You will want to work cautiously so as not to damage the laminate. Most of the caulk should be removed in this step. Again, just work slowly and carefully.
Step 3: Choose a thinner from the following options
Although you have now removed the bulk of the sealant, you may have some residue left to clean up. There are a few directions you can go. When choosing what substance to use to remove the caulk, consider a few things.
- If you are a pet owner, parent, or cautious of the environmental effects, you may want to choose the most natural method to remove caulk.
- While there are certainly some good options here, the most effective and safe options are mild removers that are not natural but not quite as harsh as other methods.
- Finally, the quickest methods are chemical thinners that, while effective, run the risk of causing damage to your laminate or skin if you come into contact with them.
Natural Caulk Removing methods
As a parent, I always prefer to use a natural method over caustic chemicals with strong odors. I have two methods to remove silicon caulk for you:
Vinegar is both safe and effective in removing caulk. When searching for the best methods myself, vinegar was one of the most recommended techniques.
- You will want to soak the tarnished area with vinegar and allow it to soak for several minutes.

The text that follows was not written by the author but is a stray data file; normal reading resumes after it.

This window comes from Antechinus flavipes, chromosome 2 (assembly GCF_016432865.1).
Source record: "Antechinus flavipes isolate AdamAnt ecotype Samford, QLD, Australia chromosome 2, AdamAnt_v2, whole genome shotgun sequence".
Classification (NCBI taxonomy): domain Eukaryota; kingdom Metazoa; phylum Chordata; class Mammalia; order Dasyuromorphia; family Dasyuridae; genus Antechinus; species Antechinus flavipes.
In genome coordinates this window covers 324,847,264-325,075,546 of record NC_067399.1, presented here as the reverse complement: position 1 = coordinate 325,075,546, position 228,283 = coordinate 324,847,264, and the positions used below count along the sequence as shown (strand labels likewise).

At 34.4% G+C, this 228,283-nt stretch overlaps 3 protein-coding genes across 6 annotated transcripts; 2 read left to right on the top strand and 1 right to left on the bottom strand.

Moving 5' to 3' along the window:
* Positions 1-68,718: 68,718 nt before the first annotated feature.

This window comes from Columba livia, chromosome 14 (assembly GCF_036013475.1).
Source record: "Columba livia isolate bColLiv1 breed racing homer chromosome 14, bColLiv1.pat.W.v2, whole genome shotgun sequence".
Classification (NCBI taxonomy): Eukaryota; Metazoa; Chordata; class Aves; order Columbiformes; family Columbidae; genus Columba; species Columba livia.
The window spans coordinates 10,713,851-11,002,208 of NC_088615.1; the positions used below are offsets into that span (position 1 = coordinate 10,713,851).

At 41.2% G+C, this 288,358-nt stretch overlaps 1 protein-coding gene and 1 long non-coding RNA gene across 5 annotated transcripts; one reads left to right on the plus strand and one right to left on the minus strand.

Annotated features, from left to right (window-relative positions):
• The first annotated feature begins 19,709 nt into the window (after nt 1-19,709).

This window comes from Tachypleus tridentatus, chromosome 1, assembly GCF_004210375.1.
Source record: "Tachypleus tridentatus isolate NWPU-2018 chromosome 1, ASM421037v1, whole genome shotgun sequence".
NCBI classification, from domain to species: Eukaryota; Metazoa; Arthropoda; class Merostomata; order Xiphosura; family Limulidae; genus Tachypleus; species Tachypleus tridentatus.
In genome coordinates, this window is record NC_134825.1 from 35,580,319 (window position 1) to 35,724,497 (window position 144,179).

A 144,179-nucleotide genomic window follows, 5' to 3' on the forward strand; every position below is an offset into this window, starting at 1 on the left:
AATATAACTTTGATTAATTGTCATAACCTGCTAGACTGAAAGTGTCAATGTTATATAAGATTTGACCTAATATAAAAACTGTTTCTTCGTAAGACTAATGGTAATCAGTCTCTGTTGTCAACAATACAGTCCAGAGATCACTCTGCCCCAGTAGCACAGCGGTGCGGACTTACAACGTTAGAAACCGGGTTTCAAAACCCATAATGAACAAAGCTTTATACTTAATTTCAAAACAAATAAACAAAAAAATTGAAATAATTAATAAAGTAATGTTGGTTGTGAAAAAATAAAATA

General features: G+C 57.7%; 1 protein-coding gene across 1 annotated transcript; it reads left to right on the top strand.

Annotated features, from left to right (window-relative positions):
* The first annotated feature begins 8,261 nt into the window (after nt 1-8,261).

- Once five or so minutes have passed, you will soak a cloth in hot water and scrub the remaining residue off the surface.
Another natural option is to use heat. This is more cost effective than any other option here but may take a bit more work.
To use heat, use a hair dryer (or heat gun, if you have it) to warm a few inches at a time. 1.
- Leave the heat source on the caulk for about thirty seconds or more,
- After wipe or scrape the softened caulk away.
NOTE: While I prefer natural methods, this is my least recommended option. The heat may weaken the laminate’s adhesive, and it may also be time consuming if you have a large area of caulk to remove.
Mild and effective caulk remover
You will use these much like you would the vinegar. Soak the area for several minutes, then simply wipe with a rough cloth or a scouring pad. These are also highly recommended options, as they do not run the risk of irritating your skin and have a low risk of damaging the laminate.
Remove silicon caulk with traditional chemical method
Finally, if you just want to get the job done quickly with little effort, you can use a stronger chemical agent. Some of the most popular agents are lighter fluid, acetate, or acetone, and rubbing alcohol.
Again, you would soak the area with your chosen agent for three to five minutes, then wipe clean with a scouring pad.
NOTE: If you choose this method, it is recommended that you test an inconspicuous area to ensure the chemical does not cause any damage to the laminate. You will also want to wear gloves and avoid direct contact with the chemical.
With any of these methods, you will want to wipe the residue off with a cloth soaked in hot water, then clean the area again with a regular soap or your normal bathroom cleaner.